I hope you are enjoying this series. If you have any questions please post a comment or email me using the Contacts page.

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More Mission Impossible – an unforgettable Sunday

As I recounted in my last blog post, the high point of these missions is the Sunday morning service. This service was the culmination of meetings on both Friday and Saturday nights as well as a small group session on the Saturday morning.
On Sunday morning everything is drawn together in a service of worship and Gospel testimony. On that day the resident minister graciously yields the pulpit to the leader of the visiting team; in this case, me.
Although I was a trained preacher at that time, the idea was not to deliver a sermon but rather to testify to what God had done in my life and how I had come into a saving relationship with Jesus.
As I spoke that morning,  I was deeply conscious of the anointing of the Holy Spirit. My hands trembled and I was close to tears as I recounted the wonder of how Jesus had reached out to me through my best friend when I was 30 years of age.
I could see that He was moving in the hearts of the congregation as well, for a holy hush enveloped the building like a soft cloud and every person in the considerable crowd was focused in rapt attention.
At the end of my testimony I articulated the Gospel as clearly as I could so that everyone there would understand and be able to respond.
I have never been keen on the, “While all heads are bowed and every eye closed” altar call, so I simply said something like; “If you would like to respond to the offer of life in Jesus’ name then get out of your pew and come to the front so I can minister to you personally.”
It was a traditional church building and I came down from the pulpit and stood just behind the communion rail facing the people. For a while nothing happened. Nobody made a sound, but the very atmosphere in the sanctuary was charged with expectant tension.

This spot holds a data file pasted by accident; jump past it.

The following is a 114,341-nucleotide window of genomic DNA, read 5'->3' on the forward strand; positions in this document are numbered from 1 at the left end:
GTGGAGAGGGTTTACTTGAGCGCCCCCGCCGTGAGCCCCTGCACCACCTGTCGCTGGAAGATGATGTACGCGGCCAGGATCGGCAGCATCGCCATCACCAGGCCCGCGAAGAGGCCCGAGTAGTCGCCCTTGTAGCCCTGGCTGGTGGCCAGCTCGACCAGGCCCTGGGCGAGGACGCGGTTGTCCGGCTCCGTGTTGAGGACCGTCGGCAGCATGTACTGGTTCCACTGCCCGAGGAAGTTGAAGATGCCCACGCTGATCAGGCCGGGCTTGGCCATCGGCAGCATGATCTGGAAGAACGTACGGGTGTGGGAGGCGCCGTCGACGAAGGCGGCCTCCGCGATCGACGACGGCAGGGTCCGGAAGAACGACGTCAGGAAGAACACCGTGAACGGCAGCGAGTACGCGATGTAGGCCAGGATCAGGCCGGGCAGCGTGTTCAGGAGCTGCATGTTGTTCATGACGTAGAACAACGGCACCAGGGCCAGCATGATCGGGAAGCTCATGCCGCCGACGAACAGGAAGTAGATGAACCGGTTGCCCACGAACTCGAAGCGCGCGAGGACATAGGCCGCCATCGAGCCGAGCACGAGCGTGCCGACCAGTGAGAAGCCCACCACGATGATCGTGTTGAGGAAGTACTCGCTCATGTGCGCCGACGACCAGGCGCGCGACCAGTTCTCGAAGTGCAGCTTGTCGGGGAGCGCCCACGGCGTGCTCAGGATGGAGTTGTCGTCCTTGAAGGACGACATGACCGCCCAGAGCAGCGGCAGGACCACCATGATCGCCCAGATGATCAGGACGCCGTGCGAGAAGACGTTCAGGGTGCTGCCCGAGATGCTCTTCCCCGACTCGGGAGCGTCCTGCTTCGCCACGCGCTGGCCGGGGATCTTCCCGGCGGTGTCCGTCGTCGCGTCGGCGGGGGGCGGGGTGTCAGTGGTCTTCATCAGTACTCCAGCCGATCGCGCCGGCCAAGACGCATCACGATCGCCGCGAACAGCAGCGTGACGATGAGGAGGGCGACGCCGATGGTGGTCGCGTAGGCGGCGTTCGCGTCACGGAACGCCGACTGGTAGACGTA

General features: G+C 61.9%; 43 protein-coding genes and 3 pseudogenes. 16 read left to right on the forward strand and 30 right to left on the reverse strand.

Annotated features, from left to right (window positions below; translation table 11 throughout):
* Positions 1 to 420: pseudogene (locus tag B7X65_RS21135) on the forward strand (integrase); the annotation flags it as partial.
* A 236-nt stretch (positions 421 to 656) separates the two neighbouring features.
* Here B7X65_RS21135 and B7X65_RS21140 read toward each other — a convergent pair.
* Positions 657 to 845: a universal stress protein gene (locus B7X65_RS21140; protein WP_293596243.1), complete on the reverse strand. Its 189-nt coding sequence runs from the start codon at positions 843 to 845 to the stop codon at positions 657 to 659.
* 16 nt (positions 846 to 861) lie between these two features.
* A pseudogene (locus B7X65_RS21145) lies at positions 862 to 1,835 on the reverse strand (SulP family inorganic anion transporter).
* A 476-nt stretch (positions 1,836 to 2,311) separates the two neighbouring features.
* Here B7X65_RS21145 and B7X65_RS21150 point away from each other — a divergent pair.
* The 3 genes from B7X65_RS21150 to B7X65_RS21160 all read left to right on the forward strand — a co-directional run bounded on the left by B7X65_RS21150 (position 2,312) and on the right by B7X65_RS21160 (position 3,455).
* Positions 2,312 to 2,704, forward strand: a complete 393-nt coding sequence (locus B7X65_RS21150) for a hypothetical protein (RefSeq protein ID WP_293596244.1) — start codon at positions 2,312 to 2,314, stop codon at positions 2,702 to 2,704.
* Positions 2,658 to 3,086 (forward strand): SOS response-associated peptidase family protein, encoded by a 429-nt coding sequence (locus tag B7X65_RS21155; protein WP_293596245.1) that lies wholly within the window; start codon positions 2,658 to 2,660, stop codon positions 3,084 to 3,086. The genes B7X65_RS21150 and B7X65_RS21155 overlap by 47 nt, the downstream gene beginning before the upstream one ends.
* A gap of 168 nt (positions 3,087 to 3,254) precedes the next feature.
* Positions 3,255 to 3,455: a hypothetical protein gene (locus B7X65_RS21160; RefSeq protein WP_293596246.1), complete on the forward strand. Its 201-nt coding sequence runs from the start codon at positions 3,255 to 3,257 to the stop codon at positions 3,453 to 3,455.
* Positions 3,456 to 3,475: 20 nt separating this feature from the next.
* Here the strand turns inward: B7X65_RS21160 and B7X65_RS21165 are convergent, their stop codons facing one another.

Then an old man stood up and walked as rapidly as he could to the front. He was very old, yet he threw himself down on his knees at the altar rail. His face was upturned and tears poured down the deep wrinkles in his cheeks.
With a loud voice he cried out to the Lord to be saved.  At that moment it was as if a sluice gate had opened and people poured to the front from all over the sanctuary area. There was not enough room for them all at the altar rail but still they came, kneeling on the carpet right back to the first row of pews.
I will never forget this sight! What started with a vision of a young boy drowning in a submerged bus and crying silently for help, had ended with an old man kneeling at an altar rail crying out loudly for salvation.
Thank you Lord Jesus for allowing me to witness this; I will forever be grateful.

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Mission Impossible?

With man this is impossible, but with God all things are possible.Matthew 19:26 
Before taking up the role of pastoring a local church, I was involved in an organisation that arranged for teams of lay people to conduct week-end missions at various more traditional churches. 
At that stage they had two basic mission formats; one to evangelise and the other to encourage members to join church fellowship groups. On this occasion I was asked to lead the second of these missions to a church in a town just to the East of Johannesburg.
Before assembling the team and communicating with the church leadership, I prayed earnestly for the Lord’s direction. At that time the newspapers were full of the story of 39 school pupils who had drowned when their school bus plunged into a dam – trapping them onboard.